The benchmark for international bond markets, the US 10-year bond, experienced its biggest correction in history, with yields up nearly 1.3% (bond yields move inversely to prices) at almost 3%.
These are all amazing moves and have made 2022 one of the toughest years for investors since the financial crisis. But one comparative backwater of international finance has remained perfectly calm and oblivious so far: South Africa.
Until mid-April, South African market commentators spent their time trying to figure out why domestic markets had been so relatively spared. The JSE Top 40 index remained stable, supported by commodity producers and resilient financials. The rand showed atypical resistance, trading below 14.50 rand for the greenback. And South African government bonds remained virtually unchanged from levels at the start of the year, with the 10-year down significantly below 10%.
In the past two weeks, all of this has happened. As always with the markets, irrationality can linger for a while but the accounts, when they inevitably arrive, are always more violent than one might have imagined.
The main protagonist of these swings in South African capital markets is the Federal Reserve in Washington, DC. Although a number of national factors have been cited for this recent tectonic shift, and recent events such as the catastrophic floods in KwaZulu-Natal and the Eskom load shedding have acted as catalysts, these national factors have not served as a final excuse for investors to sell and the markets to return to more realistic levels.
Like a distant undersea earthquake, the ensuing tsunami is only now hitting South Africa. There is no need to make it more complicated than necessary. The markets have had a tough few weeks, months, years – because the Fed is getting more hawkish on inflation.
This Volckerian double-punch — simultaneously aggressively raising rates and selling bonds on its balance sheet — is having a deadly effect on nearly every asset class, from bonds to stocks to real estate.
The Fed is deflating asset prices by sucking large amounts of cash out of markets while aggressively applying the handbrake to the economy.
The market is now integrating a Fed that cares little for the cries of anguish coming from Wall Street. Unlike the classic “Greenspan Put,” which referred to then-Fed Governor Alan Greenspan cutting rates and giving asset prices a boost whenever things faltered, investors might have to start refer to the “Jay Powell Call”.
However, what the market still seems too complacent about is the effects of this unprecedented monetary tightening on the economy. Markets indicate that an economic slowdown is likely, but not a recession. US stock indices are still a third higher than pre-pandemic levels, while corporate bond yields are tighter.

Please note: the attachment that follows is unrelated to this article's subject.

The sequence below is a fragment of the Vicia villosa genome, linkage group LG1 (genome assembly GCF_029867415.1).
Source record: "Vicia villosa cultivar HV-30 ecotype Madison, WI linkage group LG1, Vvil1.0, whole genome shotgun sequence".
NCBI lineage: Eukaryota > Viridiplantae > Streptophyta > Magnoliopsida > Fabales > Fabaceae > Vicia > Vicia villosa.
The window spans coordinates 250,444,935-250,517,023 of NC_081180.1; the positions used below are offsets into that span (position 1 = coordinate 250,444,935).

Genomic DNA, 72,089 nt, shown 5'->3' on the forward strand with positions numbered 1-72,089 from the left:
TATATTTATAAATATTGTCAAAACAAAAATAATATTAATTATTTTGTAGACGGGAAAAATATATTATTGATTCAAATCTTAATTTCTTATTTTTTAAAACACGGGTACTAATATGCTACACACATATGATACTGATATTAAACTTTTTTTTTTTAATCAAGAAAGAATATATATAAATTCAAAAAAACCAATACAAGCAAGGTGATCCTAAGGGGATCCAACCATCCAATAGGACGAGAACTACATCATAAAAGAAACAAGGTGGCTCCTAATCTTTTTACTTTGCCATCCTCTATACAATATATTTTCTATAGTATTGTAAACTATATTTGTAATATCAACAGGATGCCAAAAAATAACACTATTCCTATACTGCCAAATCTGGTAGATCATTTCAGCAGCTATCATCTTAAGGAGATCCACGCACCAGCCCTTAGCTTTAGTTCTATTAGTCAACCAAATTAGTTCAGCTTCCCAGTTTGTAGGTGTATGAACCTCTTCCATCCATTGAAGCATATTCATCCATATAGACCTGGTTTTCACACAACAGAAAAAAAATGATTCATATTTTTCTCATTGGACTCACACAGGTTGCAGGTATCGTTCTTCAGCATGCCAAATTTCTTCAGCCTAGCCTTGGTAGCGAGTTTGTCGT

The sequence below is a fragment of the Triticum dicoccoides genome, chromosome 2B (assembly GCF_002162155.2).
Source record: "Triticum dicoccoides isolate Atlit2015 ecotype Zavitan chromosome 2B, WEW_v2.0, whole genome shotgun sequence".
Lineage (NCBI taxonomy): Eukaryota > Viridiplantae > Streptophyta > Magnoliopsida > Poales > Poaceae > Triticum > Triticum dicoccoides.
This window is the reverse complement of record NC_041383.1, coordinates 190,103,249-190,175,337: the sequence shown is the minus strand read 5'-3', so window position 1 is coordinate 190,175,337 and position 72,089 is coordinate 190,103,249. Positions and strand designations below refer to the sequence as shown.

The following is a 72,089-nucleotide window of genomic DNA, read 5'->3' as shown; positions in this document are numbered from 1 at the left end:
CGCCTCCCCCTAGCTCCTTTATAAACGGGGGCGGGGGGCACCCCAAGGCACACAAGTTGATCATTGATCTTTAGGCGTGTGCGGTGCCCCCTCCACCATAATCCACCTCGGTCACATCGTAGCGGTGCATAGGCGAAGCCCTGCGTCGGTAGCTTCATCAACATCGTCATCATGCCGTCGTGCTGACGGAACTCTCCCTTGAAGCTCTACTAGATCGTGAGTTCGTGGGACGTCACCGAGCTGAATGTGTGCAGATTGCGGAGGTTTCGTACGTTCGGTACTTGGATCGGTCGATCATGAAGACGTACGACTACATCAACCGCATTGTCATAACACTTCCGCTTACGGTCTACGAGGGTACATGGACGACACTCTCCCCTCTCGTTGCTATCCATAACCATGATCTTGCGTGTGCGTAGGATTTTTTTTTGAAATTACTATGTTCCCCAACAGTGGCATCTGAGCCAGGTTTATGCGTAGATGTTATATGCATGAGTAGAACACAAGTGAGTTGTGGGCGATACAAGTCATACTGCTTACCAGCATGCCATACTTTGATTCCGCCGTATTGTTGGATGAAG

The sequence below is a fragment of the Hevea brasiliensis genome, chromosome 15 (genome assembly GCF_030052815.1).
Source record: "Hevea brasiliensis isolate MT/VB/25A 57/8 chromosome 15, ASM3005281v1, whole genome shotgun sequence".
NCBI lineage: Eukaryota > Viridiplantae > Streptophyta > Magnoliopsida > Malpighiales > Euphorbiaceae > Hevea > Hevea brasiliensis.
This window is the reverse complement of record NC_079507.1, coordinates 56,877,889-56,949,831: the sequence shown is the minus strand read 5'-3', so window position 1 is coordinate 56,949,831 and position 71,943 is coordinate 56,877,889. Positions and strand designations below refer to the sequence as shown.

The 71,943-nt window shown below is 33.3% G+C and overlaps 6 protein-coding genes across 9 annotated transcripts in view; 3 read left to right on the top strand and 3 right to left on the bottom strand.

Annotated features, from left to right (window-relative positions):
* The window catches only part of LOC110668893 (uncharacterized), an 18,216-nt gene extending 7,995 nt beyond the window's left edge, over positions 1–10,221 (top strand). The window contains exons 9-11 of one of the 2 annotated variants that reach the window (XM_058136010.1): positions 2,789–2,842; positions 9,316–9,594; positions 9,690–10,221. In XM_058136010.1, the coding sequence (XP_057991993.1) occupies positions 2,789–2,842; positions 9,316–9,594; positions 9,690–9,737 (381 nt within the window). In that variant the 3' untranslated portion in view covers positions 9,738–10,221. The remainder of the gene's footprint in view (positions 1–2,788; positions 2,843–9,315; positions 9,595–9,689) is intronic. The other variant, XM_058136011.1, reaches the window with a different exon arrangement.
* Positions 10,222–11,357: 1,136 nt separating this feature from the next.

The JSE Top 40 is still more than 20% higher than before the pandemic. The yield curve is flat, but not inverted and flashes red.
This is a potentially naïve assumption that can start to sound wildly optimistic. In a recent paper, Alex Domash and Larry Summers found that there have been eight cases since 1955 where wage inflation was above 5% and the unemployment rate below 4%, as it is now .
In all eight, a recession followed within two years. As the Fed is now finding out, engineering a soft landing when the air break is pulled so hard and so late is very difficult. Usually, after a sudden stall, the plane crashes. The Fed now runs the risk of doing just that to the global economy.
It is simply amazing that after two years of (largely unwarranted) monetary policy largesse, the Fed has made a precise 180° turn in less than six months.
Calling it a rash would be way too nice; it’s just plain unprofessional and irresponsible – on a global scale. Many thought the years of the Fed discounting inflation, only to cripple the economy in a vain attempt to catch up, were over. Unfortunately, they were denied. South Africans, as recent weeks have proven, will directly experience the vicious effects of this recklessness and neglect.
A recession in the United States will almost certainly mean a recession – or at least a prolonged downturn – in South Africa. History has proven that to be the case.
South Africans hoping for a resurgence of fortune after the devastating recessions of the Zuma years and the Covid-19 pandemic may well be disappointed.
Unfortunately, not only is the economy paying the price for incompetent and incompetent policymakers at home, but it is also about to suffer from similar incompetence abroad, except in the form of clumsy U.S. monetary policy. . There is almost certainly more pain to be felt. BM168
This story first appeared in our weekly newspaper Daily Maverick 168 which is available for R25 from Pick n Pay, Exclusive Books and airport bookstores. To find your nearest retailer, please click on here.